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Selma Blair reflects on life, identity in memoir ‘Mean Baby’: ‘We are all in search of a story’

  • May 20, 2022

Selma Blair may never have seen herself as leading lady material, but she’s stepping fully into the spotlight by telling her own story.

Blair’s debut memoir “Mean Baby: A Memoir of Growing Up” (Alfred A. Knopf, 289 pp., ★★★★ out of four, out now) offers a biting, emotionally poignant account of the Hollywood star’s life, from her upbringing in Michigan to her roles in iconic films “Cruel Intentions” and “Legally Blonde.”

While Blair’s first role may not have yielded her Hollywood breakthrough, it certainly made an impact. In the book’s opening pages, she writes she was labeled a “mean baby” by neighborhood kids and that her heavy brow line as an infant gave her a “judgmental” glower: “I came into this world with my mouth pulled into a perpetual snarl.”

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The “Another Life” star brings clarity to her past suicide attempts, showing how these dark episodes belied the emotional distress she was experiencing at the time. During her freshman year of college, Blair said the personal devastation of her then-boyfriend wanting to break up prompted her first suicide attempt. “I don’t think I wanted to die in that moment,” recalls Blair of the attempt. “I just didn’t want to be in pain anymore.”

Blair would attempt suicide again on her 22nd birthday, after feeling “crushed” that the man she was dating left her for another girl while they were out at a bar. This attempt inspired her to check into an inpatient rehab facility in Michigan, where she benefitted from the self-accountability of Alcoholics Anonymous.

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Although Blair found stardom alongside Sarah Michelle Gellar, Reese Witherspoon and Ryan Phillippe in the teen drama “Cruel Intentions,” the actress incisively pulls back the curtain on her Hollywood experiences in “Mean Baby”: from being framed as a potential physical threat to Drew Barrymore, to biting supermodel Kate Moss in a London hotel suite following a Marc Jacobs show.

And while Blair always saw herself as the “sidekick” instead of the ingenue, she says she found solace in this role, as well as a genuine kinship with her famous peers.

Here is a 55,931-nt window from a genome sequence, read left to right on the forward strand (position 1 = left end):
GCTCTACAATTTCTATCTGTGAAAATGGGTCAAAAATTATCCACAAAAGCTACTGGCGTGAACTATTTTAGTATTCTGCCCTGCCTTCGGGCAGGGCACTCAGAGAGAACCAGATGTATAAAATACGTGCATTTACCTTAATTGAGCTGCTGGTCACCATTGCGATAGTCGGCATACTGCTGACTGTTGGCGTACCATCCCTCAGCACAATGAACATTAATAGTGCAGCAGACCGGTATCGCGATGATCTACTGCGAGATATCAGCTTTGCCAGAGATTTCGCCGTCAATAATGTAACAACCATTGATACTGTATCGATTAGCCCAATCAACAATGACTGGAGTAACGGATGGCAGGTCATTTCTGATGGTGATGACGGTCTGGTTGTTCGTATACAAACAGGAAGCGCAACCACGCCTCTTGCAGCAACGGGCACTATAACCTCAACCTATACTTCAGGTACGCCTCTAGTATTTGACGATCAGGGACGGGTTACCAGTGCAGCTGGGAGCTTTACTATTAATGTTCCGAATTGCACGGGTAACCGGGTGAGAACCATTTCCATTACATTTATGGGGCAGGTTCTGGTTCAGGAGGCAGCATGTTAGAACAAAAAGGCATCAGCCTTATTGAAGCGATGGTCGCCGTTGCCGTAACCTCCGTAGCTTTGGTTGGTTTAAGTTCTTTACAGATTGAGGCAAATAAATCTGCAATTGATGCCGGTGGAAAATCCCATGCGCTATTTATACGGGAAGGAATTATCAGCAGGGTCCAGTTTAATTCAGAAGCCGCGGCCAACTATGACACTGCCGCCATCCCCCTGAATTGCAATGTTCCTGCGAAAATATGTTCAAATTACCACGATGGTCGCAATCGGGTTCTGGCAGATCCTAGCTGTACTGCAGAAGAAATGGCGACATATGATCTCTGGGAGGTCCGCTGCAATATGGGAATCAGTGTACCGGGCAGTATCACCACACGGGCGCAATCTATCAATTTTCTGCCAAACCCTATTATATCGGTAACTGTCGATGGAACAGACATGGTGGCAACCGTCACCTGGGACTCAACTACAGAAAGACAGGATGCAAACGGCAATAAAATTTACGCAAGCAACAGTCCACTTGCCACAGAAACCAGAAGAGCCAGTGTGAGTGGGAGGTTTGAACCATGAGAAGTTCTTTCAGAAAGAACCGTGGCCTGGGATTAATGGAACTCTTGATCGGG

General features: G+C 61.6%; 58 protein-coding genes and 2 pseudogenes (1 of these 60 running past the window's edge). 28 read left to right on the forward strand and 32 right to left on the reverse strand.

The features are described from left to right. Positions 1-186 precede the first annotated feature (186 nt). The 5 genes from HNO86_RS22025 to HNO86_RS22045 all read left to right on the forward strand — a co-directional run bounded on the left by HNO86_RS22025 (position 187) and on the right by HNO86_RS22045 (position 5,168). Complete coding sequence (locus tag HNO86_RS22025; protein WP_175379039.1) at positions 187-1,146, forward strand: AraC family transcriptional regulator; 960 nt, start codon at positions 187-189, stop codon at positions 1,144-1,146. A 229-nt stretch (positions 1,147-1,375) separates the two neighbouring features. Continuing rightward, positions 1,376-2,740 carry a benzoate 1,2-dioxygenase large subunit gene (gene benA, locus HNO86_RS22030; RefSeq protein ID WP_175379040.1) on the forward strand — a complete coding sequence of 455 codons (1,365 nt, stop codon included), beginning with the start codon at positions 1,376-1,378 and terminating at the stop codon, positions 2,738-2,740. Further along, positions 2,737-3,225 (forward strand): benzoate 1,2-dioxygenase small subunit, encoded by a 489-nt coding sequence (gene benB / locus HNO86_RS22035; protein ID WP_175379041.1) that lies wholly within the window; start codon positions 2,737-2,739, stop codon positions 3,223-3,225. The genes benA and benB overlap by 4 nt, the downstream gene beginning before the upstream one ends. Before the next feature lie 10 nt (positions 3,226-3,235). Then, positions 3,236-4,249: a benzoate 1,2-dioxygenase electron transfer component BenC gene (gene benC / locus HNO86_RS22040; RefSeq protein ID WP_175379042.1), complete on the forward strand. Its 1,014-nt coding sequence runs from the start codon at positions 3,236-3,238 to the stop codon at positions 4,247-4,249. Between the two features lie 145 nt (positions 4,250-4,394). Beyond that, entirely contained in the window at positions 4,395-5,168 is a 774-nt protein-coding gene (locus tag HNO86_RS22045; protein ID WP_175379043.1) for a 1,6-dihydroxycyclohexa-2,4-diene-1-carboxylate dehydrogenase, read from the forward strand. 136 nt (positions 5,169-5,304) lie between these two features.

“The truth is, I don’t know that I would fit in elsewhere,” Blair writes. “It’s much easier here, in this setting where people need a bit of a label to be understood.”

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Blair also talks about navigating the pitfalls of celebrity during the 2000s, an era notorious for its unforgiving media scrutiny — especially toward young women. Following a “bad” drinking binge, Blair said she checked herself into the Malibu rehab center Promises, coincidentally at the same time Britney Spears was recuperating at the facility (Blair also admits to throwing a pair of Spears’ wedged flip-flops in the trash — as a gesture of fashion altruism, of course).

Chloë Sevigny, who passed. The demure aloofness of this character solidified Blair’s Hollywood label, which itself was an extension of her childhood identity.

“I never had an arsenal of gentle, weightless, girl-next-door glances. Always the mean baby, I played the girl who was misunderstood and set apart,” Blair writes. “She is all the women in my life – my mother, my sisters – or a ridiculous child woman making her way. Or all these versions combined.”

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After years of navigating symptoms that were “dismissed as ‘anxiety’ and ‘emotional,’ ” Blair was given a diagnosis of multiple sclerosis in 2018, which she says validated her struggles and affirmed her humanity.

“I was overwhelmed by a sense of relief, like the way you feel when an ocean wave breaks right at the shore before taking you under,” Blair writes. “Now I had a map to follow. I had information. A label. This time, one that fit.”

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Blair says that while she “can’t be a spokesperson” for every person living with chronic illness, she hopes to “erase the stigma attached to MS, bring increased awareness to those living with disabilities, and help people who are coping with chronic illnesses.

“When it comes to chronic illnesses, there’s a lot of shame in disclosing one’s experiences,” Blair writes. “People judge. People dispute your symptoms. People say things can’t be proven. Let me assure you, this stuff is real.”

The brilliance of “Mean Baby” lies in its bruising honesty and introspection. By providing an unflinching chronology of her personal experiences – triumph, devastation, and all the messy gray areas – Blair offers the reminder that while we may be a patchwork of our social experiences, we always possess the ability to transcend the labels and reclaim the truth of who we are.

“We all have (a story); I carry mine inside me. You carry yours inside you,” Blair writes. “I can hear mine now, in my own voice. Strong and clear. All it took was to stop listening to the stories everyone else told about me.”

If you or someone you know may be struggling with suicidal thoughts, you can call the U.S. National Suicide Prevention Lifeline at 800-273-TALK (8255) any time day or night, or chat online.

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